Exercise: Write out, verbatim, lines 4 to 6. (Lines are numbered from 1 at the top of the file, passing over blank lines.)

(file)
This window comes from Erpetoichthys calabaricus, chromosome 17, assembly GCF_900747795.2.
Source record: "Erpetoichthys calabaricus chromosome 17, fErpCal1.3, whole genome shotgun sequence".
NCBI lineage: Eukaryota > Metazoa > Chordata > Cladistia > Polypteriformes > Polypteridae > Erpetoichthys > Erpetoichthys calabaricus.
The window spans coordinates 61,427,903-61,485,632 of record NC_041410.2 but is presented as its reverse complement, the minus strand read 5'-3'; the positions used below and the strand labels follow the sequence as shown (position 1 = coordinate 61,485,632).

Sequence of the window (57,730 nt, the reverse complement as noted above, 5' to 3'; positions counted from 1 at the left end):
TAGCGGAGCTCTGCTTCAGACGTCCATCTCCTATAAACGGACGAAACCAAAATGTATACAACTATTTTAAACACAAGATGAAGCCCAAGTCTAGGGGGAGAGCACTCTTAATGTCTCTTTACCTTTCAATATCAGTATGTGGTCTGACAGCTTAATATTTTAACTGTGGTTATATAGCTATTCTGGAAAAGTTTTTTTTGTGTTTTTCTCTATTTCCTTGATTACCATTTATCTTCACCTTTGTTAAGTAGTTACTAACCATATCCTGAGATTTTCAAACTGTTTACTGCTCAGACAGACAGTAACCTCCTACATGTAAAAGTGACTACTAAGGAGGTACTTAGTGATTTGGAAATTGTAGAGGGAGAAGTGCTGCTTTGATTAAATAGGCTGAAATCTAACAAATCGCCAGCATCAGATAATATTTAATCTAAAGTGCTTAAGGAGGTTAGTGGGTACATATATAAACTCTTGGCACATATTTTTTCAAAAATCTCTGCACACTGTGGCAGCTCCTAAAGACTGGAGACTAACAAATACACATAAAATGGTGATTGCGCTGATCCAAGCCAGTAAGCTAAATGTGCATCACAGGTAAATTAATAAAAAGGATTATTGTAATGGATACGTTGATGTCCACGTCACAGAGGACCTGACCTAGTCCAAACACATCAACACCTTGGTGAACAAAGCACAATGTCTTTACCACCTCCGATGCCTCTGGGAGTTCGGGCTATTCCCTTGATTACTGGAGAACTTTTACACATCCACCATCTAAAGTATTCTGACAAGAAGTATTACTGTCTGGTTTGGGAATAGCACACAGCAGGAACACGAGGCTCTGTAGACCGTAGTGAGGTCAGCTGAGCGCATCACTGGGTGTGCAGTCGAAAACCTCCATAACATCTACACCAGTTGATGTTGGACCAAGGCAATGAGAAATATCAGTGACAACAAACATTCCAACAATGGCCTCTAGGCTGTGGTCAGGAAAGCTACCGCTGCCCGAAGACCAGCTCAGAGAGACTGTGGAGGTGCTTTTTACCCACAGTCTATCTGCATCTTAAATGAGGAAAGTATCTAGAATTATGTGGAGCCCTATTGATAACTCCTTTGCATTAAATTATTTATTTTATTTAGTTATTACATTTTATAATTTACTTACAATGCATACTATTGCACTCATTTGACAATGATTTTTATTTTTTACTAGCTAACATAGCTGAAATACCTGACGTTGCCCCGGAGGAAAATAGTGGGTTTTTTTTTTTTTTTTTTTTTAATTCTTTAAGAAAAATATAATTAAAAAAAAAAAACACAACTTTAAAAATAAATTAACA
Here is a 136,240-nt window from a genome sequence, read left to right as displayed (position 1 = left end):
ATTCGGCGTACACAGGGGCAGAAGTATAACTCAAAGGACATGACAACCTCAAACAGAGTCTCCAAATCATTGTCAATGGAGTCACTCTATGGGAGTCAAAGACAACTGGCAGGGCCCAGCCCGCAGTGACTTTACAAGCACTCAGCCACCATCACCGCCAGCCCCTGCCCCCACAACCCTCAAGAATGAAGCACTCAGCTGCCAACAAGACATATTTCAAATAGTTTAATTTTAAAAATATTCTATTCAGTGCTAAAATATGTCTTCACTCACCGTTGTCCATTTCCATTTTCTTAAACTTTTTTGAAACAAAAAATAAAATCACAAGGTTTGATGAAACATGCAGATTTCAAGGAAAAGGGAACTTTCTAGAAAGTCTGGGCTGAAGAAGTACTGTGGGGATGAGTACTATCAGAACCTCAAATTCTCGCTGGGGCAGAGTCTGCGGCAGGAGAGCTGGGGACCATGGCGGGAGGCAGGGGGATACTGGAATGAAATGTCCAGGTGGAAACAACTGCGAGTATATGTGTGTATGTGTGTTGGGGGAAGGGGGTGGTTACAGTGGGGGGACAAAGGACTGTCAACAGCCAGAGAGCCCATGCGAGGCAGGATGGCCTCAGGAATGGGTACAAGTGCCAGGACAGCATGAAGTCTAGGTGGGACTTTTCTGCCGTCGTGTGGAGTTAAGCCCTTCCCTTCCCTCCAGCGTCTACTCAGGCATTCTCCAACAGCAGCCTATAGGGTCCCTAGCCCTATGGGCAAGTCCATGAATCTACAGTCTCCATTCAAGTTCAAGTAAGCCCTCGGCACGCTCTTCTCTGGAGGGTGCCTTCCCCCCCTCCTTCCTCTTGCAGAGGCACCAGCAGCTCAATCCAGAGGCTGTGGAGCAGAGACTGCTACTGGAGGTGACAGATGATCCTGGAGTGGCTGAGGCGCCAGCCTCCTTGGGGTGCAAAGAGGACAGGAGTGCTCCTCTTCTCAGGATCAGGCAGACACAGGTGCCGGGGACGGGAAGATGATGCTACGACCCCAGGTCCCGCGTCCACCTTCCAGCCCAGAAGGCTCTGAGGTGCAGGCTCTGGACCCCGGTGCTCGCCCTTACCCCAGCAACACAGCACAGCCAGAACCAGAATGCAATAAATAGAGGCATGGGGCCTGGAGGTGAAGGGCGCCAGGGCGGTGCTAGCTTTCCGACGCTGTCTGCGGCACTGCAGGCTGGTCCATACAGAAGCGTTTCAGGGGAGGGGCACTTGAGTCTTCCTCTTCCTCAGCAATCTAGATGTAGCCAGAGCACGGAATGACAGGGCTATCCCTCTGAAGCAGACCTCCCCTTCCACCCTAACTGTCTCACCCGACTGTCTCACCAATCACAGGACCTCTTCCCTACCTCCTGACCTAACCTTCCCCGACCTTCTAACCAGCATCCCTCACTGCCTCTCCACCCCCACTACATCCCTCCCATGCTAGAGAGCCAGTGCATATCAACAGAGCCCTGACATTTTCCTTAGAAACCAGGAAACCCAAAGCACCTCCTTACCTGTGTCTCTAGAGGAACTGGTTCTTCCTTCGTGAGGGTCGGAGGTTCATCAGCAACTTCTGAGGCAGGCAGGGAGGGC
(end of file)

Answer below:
The window spans coordinates 61,427,903-61,485,632 of record NC_041410.2 but is presented as its reverse complement, the minus strand read 5'-3'; the positions used below and the strand labels follow the sequence as shown (position 1 = coordinate 61,485,632).

Sequence of the window (57,730 nt, the reverse complement as noted above, 5' to 3'; positions counted from 1 at the left end):
TAGCGGAGCTCTGCTTCAGACGTCCATCTCCTATAAACGGACGAAACCAAAATGTATACAACTATTTTAAACACAAGATGAAGCCCAAGTCTAGGGGGAGAGCACTCTTAATGTCTCTTTACCTTTCAATATCAGTATGTGGTCTGACAGCTTAATATTTTAACTGTGGTTATATAGCTATTCTGGAAAAGTTTTTTTTGTGTTTTTCTCTATTTCCTTGATTACCATTTATCTTCACCTTTGTTAAGTAGTTACTAACCATATCCTGAGATTTTCAAACTGTTTACTGCTCAGACAGACAGTAACCTCCTACATGTAAAAGTGACTACTAAGGAGGTACTTAGTGATTTGGAAATTGTAGAGGGAGAAGTGCTGCTTTGATTAAATAGGCTGAAATCTAACAAATCGCCAGCATCAGATAATATTTAATCTAAAGTGCTTAAGGAGGTTAGTGGGTACATATATAAACTCTTGGCACATATTTTTTCAAAAATCTCTGCACACTGTGGCAGCTCCTAAAGACTGGAGACTAACAAATACACATAAAATGGTGATTGCGCTGATCCAAGCCAGTAAGCTAAATGTGCATCACAGGTAAATTAATAAAAAGGATTATTGTAATGGATACGTTGATGTCCACGTCACAGAGGACCTGACCTAGTCCAAACACATCAACACCTTGGTGAACAAAGCACAATGTCTTTACCACCTCCGATGCCTCTGGGAGTTCGGGCTATTCCCTTGATTACTGGAGAACTTTTACACATCCACCATCTAAAGTATTCTGACAAGAAGTATTACTGTCTGGTTTGGGAATAGCACACAGCAGGAACACGAGGCTCTGTAGACCGTAGTGAGGTCAGCTGAGCGCATCACTGGGTGTGCAGTCGAAAACCTCCATAACATCTACACCAGTTGATGTTGGACCAAGGCAATGAGAAATATCAGTGACAACAAACATTCCAACAATGGCCTCTAGGCTGTGGTCAGGAAAGCTACCGCTGCCCGAAGACCAGCTCAGAGAGACTGTGGAGGTGCTTTTTACCCACAGTCTATCTGCATCTTAAATGAGGAAAGTATCTAGAATTATGTGGAGCCCTATTGATAACTCCTTTGCATTAAATTATTTATTTTATTTAGTTATTACATTTTATAATTTACTTACAATGCATACTATTGCACTCATTTGACAATGATTTTTATTTTTTACTAGCTAACATAGCTGAAATACCTGACGTTGCCCCGGAGGAAAATAGTGGGTTTTTTTTTTTTTTTTTTTTTAATTCTTTAAGAAAAATATAATTAAAAAAAAAAAACACAACTTTAAAAATAAATTAACA